Food & Drinks

8 Italian Carnevale Sweets

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8 Italian Carnevale Sweets

There's nothing like celebrating Carnevale in Italy. It is not only about colorful masks and fun: Carnevale sweets are the true symbol of the festival that is celebrated in Italy between February and March (culminating on Mardi Gras) , leaving behind a trail of confetti and saturated fats.

Fried or baked carnevale desserts are a tradition in every Italian region, with some differences but also many similarities in terms of ingredients, shapes and method of preparation.

We highlight eight different recipes for traditional Italian Carnevale sweets that will make you forget all the good intentions of the new year (remember them? To eat less and healthier?), but that will also give you so much joy when you consume them for breakfast, dessert or snack time.

Italian Carnevale Sweets: The Recipes 

BIGNÈ DI S.GIUSEPPE (Italian Cream Puffs)
bignè di san giuseppe

These are some of the most beloved fried carnevale desserts: the Bignè di S.Giuseppe are filled with custard and strictly immersed in boiling oil.

Find the recipe here

LE FRITTELLE DI CARNEVALE (Italian Carnevale Fritters)

These fritters are among the most traditional Italian recipes for Carnevale. Incredibly enough they are very simple to make.

The recipe begins by boiling the wet ingredients and combining them with flour and eggs. They are beaten to form a dough that may include extras such as raisins or orange zest. Then they are fried to perfection and dusted with sugar. Sounds tempting, no?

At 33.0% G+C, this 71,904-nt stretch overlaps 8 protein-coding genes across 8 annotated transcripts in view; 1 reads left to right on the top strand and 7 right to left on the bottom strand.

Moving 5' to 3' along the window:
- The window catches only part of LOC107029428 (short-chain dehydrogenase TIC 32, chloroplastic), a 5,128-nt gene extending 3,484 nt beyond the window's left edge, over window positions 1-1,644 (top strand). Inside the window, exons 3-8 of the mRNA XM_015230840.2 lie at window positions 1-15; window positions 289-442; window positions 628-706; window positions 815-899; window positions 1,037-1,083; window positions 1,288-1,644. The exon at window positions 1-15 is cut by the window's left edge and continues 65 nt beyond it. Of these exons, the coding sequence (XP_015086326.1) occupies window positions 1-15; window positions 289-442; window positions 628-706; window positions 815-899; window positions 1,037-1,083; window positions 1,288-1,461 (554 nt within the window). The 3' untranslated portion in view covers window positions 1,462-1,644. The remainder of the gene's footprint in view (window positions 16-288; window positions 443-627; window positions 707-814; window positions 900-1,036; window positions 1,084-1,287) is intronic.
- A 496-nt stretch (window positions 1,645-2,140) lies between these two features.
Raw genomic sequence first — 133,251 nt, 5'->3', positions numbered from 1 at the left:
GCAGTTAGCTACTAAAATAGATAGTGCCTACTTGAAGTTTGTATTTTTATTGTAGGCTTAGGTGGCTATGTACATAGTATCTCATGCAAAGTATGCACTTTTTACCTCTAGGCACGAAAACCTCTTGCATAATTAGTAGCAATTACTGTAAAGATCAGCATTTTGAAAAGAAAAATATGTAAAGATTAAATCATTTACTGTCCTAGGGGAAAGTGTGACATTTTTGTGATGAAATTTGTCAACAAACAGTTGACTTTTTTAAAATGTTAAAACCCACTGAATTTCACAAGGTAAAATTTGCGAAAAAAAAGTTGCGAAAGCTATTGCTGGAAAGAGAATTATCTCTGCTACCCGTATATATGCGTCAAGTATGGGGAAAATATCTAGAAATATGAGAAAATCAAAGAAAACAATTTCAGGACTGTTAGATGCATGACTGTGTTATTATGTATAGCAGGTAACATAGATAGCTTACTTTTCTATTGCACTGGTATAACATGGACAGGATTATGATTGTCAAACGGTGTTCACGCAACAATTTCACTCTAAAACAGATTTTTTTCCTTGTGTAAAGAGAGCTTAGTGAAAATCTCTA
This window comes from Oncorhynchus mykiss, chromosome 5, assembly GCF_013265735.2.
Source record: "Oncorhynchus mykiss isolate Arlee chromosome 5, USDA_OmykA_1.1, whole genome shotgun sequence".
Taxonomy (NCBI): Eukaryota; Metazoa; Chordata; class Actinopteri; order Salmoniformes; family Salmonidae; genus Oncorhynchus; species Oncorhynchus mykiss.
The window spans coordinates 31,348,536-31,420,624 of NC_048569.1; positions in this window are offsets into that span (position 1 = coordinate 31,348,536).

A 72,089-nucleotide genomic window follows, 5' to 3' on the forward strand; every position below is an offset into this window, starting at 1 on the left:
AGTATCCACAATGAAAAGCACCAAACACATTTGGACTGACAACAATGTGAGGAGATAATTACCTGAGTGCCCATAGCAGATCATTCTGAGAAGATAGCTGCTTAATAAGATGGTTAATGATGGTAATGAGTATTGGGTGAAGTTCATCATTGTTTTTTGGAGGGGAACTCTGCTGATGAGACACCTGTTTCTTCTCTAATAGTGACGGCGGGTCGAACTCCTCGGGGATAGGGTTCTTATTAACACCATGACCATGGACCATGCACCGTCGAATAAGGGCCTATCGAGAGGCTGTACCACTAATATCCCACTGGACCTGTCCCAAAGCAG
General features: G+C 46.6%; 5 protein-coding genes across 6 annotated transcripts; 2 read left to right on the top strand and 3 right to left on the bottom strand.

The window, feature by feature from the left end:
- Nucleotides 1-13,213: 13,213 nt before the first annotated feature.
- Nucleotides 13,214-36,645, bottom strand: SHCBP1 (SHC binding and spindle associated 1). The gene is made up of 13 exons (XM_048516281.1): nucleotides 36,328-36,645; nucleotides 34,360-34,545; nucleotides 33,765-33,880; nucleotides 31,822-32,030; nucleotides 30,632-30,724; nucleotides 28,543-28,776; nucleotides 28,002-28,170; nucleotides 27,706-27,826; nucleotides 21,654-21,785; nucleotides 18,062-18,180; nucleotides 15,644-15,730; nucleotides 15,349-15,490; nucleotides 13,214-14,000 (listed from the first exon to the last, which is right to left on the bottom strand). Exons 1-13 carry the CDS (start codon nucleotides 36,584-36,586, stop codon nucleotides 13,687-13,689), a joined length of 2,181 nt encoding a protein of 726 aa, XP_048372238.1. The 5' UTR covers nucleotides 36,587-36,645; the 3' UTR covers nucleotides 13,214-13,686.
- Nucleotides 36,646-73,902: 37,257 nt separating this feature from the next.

Learn how to make fritelle with this video:


Chiacchiere di Carnevale

We are talking about a real institution of the Carnevale: the chiacchiere. Crispy fried dough whose name translates to ''chatter.'' However, the chiacchere go by different names depending on the region. One of the most fun names is bugie, which translates to ''lies.''

In the Northwestern Italian region of Piedmont the bugie are filled with different flavors of jam. Yum!

KRAPFEN DI CARNEVALE (Custard Filled Donuts)

Krapfen are another classic Italian carnevale sweet. These custard or jam-filled donuts are another delicacy that is a real symbol of pleasure whose name reveals its Austrian origins.

Click here for the krapfen di carnevale recipe.


This Carnevale sweet is typical of the Romagna region. Castagnole are small morsels of pasta made with flour, eggs and sugar. They are fried then rolled in sugar or soaked in a syrup. These delectable sweets are appreciated even outside the regional borders.

Here we propose an "alternative" and very interesting version of castagnole with sunflower honey:

Sound Recipes: Castagnole from Villa Tereze on Vimeo.

FRITTELLE DI MELE (Apple Fritters)
frittelle di mele

Do you still need an excuse to prepare one of these fried sweets? Allow these tempting apple fritters to convince you. They are great for breakfast or as a quick dessert. Definitely not light, but everything is worth it at Carnevale, right? 

For this recipe you will need: 2 eggs, 200 ml (7 oz) of milk, a pinch of salt, 150g ( 1 1/8 cup) flour, 8g (1/4 tsp) yeast, 2 apples (cored and sliced into rings)  and sprinkle of cinnamon sugar.


These are the crowning glory of Italian carnevale sweets: the ravioli.  These beauties are stuffed with ricotta, sugar and cinnamon then fried until golden. They are a treat that will leave you wanting seconds (but who is keeping track?). 

krapfen carnevale alto adige

This recipe comes from the mountainous region of South Tyrol, which borders Switzerland, Liechtenstein and Austria. 

Traditionally, the fried dumplings are first filled with apricot jam and grappa before being cooked in hot oil. They are less suitable for children, but a wonderful treat for adults.

Find the recipe here.

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